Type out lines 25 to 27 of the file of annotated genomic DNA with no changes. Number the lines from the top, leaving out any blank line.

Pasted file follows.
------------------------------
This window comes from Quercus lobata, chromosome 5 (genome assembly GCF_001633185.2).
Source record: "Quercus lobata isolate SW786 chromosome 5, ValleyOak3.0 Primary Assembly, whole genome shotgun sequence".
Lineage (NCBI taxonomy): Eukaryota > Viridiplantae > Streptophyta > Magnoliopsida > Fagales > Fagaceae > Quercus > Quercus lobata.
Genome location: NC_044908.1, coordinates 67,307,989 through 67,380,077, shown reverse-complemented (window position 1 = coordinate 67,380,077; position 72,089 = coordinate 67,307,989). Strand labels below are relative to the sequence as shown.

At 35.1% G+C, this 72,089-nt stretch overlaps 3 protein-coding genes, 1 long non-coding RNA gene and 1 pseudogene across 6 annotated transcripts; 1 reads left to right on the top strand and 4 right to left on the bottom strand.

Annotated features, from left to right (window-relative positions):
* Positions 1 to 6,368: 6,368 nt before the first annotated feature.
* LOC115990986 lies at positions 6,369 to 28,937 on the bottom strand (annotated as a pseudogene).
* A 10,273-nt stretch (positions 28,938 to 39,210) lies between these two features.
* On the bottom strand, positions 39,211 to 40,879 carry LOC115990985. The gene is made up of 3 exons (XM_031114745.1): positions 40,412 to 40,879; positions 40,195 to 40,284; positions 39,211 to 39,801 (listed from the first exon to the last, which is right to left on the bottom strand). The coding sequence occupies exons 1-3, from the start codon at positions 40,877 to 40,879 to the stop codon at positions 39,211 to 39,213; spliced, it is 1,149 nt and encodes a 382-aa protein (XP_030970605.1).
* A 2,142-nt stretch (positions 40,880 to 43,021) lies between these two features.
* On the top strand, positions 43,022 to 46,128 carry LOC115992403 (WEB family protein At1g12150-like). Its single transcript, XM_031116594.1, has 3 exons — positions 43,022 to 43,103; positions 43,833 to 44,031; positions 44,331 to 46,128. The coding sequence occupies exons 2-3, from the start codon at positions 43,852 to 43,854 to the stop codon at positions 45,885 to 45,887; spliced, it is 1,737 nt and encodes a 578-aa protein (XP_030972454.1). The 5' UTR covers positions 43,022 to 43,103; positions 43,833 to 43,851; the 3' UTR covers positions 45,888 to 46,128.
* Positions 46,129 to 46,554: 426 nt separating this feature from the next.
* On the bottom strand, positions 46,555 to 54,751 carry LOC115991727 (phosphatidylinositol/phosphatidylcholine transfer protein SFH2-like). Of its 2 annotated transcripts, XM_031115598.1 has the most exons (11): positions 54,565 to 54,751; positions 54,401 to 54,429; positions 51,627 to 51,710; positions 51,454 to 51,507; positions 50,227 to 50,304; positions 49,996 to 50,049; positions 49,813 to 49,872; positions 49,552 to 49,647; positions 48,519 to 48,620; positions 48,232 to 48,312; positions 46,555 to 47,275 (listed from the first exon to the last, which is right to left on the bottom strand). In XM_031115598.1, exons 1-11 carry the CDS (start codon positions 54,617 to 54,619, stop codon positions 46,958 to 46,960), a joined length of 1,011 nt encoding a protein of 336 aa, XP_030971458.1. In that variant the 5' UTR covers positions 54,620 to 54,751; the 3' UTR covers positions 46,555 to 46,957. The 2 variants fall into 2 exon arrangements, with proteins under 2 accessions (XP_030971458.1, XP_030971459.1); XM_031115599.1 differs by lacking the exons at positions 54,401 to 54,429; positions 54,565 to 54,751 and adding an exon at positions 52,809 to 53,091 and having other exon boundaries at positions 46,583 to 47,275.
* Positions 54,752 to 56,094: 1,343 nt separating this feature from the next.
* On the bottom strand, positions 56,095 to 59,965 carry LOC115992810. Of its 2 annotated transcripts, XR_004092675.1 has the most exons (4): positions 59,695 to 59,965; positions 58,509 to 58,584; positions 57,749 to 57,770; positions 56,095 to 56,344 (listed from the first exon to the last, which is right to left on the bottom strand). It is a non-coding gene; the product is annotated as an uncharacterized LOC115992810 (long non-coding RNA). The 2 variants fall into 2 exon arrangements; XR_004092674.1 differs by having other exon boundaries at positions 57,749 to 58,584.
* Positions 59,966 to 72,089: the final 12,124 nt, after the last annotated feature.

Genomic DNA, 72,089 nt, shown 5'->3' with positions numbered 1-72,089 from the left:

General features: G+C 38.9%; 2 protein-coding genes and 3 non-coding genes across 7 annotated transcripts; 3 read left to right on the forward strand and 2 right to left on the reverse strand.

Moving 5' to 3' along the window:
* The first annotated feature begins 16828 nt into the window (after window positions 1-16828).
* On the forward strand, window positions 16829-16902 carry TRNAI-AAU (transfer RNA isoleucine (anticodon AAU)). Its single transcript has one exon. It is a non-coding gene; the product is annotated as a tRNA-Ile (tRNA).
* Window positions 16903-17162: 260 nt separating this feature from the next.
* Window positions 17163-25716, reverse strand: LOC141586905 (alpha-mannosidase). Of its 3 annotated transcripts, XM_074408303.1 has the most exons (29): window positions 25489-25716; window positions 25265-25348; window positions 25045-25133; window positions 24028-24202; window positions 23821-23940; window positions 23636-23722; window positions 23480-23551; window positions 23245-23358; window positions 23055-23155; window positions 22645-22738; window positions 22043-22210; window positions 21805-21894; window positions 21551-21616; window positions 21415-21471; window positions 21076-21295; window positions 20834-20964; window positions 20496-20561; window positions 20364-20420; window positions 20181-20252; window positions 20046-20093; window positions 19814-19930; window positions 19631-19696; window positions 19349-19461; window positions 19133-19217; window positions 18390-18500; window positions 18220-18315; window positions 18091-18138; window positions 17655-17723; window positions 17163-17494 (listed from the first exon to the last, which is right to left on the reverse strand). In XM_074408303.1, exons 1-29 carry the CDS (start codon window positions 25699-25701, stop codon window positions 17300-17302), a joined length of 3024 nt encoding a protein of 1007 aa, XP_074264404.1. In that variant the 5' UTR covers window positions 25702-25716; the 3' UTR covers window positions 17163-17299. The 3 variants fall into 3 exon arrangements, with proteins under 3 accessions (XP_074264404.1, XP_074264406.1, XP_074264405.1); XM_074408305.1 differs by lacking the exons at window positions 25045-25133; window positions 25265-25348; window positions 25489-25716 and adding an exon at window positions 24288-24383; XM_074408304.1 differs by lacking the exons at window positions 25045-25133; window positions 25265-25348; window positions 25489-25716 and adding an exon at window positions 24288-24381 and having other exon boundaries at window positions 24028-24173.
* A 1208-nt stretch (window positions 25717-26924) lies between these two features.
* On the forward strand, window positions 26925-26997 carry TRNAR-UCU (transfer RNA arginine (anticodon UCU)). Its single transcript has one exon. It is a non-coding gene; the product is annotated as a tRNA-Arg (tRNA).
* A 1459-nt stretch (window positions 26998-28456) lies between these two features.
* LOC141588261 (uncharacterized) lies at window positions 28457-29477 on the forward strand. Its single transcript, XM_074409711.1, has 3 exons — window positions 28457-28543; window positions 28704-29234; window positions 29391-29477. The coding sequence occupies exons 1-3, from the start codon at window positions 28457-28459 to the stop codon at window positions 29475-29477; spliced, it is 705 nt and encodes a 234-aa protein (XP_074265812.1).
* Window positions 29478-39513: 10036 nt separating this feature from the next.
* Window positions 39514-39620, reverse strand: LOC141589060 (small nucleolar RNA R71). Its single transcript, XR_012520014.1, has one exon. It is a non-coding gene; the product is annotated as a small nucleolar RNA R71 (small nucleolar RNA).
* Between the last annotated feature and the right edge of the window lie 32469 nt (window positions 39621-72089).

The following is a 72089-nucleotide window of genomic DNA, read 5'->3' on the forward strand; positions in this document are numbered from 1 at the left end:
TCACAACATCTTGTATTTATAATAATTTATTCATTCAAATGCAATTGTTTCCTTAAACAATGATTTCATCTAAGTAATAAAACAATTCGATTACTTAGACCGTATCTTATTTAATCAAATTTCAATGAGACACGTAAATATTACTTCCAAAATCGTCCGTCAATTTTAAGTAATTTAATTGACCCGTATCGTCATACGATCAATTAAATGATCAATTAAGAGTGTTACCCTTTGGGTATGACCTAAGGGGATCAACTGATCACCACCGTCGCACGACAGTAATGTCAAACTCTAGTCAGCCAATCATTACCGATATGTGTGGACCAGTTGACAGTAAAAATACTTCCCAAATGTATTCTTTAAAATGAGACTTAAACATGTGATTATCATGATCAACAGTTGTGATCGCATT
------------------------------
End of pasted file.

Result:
* A 1208-nt stretch (window positions 25717-26924) lies between these two features.
* On the forward strand, window positions 26925-26997 carry TRNAR-UCU (transfer RNA arginine (anticodon UCU)). Its single transcript has one exon. It is a non-coding gene; the product is annotated as a tRNA-Arg (tRNA).
* A 1459-nt stretch (window positions 26998-28456) lies between these two features.